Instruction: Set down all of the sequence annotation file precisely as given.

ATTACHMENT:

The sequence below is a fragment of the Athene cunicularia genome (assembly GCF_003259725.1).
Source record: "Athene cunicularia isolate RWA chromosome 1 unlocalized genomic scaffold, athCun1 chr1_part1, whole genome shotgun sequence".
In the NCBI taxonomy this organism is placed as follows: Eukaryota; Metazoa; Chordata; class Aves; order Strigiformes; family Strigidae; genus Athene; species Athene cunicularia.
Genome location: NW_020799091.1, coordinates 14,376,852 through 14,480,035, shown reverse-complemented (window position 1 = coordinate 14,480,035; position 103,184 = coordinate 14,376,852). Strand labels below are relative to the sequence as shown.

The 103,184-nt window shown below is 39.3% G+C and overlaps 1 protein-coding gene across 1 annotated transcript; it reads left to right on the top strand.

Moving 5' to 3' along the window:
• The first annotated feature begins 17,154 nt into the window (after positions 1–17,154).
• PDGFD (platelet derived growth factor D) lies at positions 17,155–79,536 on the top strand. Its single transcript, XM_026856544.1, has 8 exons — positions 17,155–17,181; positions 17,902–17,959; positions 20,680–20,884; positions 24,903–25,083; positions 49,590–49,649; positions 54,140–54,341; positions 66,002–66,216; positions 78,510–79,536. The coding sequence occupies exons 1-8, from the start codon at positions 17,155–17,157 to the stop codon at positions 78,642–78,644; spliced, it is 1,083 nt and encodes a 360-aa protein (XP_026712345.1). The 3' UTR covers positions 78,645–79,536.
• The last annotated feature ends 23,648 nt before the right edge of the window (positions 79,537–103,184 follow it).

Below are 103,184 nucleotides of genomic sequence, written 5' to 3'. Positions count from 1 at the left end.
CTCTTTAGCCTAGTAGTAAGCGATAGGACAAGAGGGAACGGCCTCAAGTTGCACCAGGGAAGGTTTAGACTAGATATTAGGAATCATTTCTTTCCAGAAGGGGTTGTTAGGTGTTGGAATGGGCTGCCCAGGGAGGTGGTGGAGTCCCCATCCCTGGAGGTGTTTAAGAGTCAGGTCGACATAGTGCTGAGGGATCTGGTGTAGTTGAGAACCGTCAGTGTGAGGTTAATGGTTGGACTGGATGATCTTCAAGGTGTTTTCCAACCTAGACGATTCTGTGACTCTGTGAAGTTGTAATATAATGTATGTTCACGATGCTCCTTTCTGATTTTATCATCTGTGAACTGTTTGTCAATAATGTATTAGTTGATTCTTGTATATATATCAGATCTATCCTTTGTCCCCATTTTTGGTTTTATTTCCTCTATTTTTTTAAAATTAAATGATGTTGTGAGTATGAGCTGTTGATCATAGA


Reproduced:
The sequence below is a fragment of the Athene cunicularia genome (assembly GCF_003259725.1).
Source record: "Athene cunicularia isolate RWA chromosome 1 unlocalized genomic scaffold, athCun1 chr1_part1, whole genome shotgun sequence".
In the NCBI taxonomy this organism is placed as follows: Eukaryota; Metazoa; Chordata; class Aves; order Strigiformes; family Strigidae; genus Athene; species Athene cunicularia.
Genome location: NW_020799091.1, coordinates 14,376,852 through 14,480,035, shown reverse-complemented (window position 1 = coordinate 14,480,035; position 103,184 = coordinate 14,376,852). Strand labels below are relative to the sequence as shown.

The 103,184-nt window shown below is 39.3% G+C and overlaps 1 protein-coding gene across 1 annotated transcript; it reads left to right on the top strand.

Moving 5' to 3' along the window:
• The first annotated feature begins 17,154 nt into the window (after positions 1–17,154).
• PDGFD (platelet derived growth factor D) lies at positions 17,155–79,536 on the top strand. Its single transcript, XM_026856544.1, has 8 exons — positions 17,155–17,181; positions 17,902–17,959; positions 20,680–20,884; positions 24,903–25,083; positions 49,590–49,649; positions 54,140–54,341; positions 66,002–66,216; positions 78,510–79,536. The coding sequence occupies exons 1-8, from the start codon at positions 17,155–17,157 to the stop codon at positions 78,642–78,644; spliced, it is 1,083 nt and encodes a 360-aa protein (XP_026712345.1). The 3' UTR covers positions 78,645–79,536.
• The last annotated feature ends 23,648 nt before the right edge of the window (positions 79,537–103,184 follow it).

Below are 103,184 nucleotides of genomic sequence, written 5' to 3'. Positions count from 1 at the left end.
CTCTTTAGCCTAGTAGTAAGCGATAGGACAAGAGGGAACGGCCTCAAGTTGCACCAGGGAAGGTTTAGACTAGATATTAGGAATCATTTCTTTCCAGAAGGGGTTGTTAGGTGTTGGAATGGGCTGCCCAGGGAGGTGGTGGAGTCCCCATCCCTGGAGGTGTTTAAGAGTCAGGTCGACATAGTGCTGAGGGATCTGGTGTAGTTGAGAACCGTCAGTGTGAGGTTAATGGTTGGACTGGATGATCTTCAAGGTGTTTTCCAACCTAGACGATTCTGTGACTCTGTGAAGTTGTAATATAATGTATGTTCACGATGCTCCTTTCTGATTTTATCATCTGTGAACTGTTTGTCAATAATGTATTAGTTGATTCTTGTATATATATCAGATCTATCCTTTGTCCCCATTTTTGGTTTTATTTCCTCTATTTTTTTAAAATTAAATGATGTTGTGAGTATGAGCTGTTGATCATAGA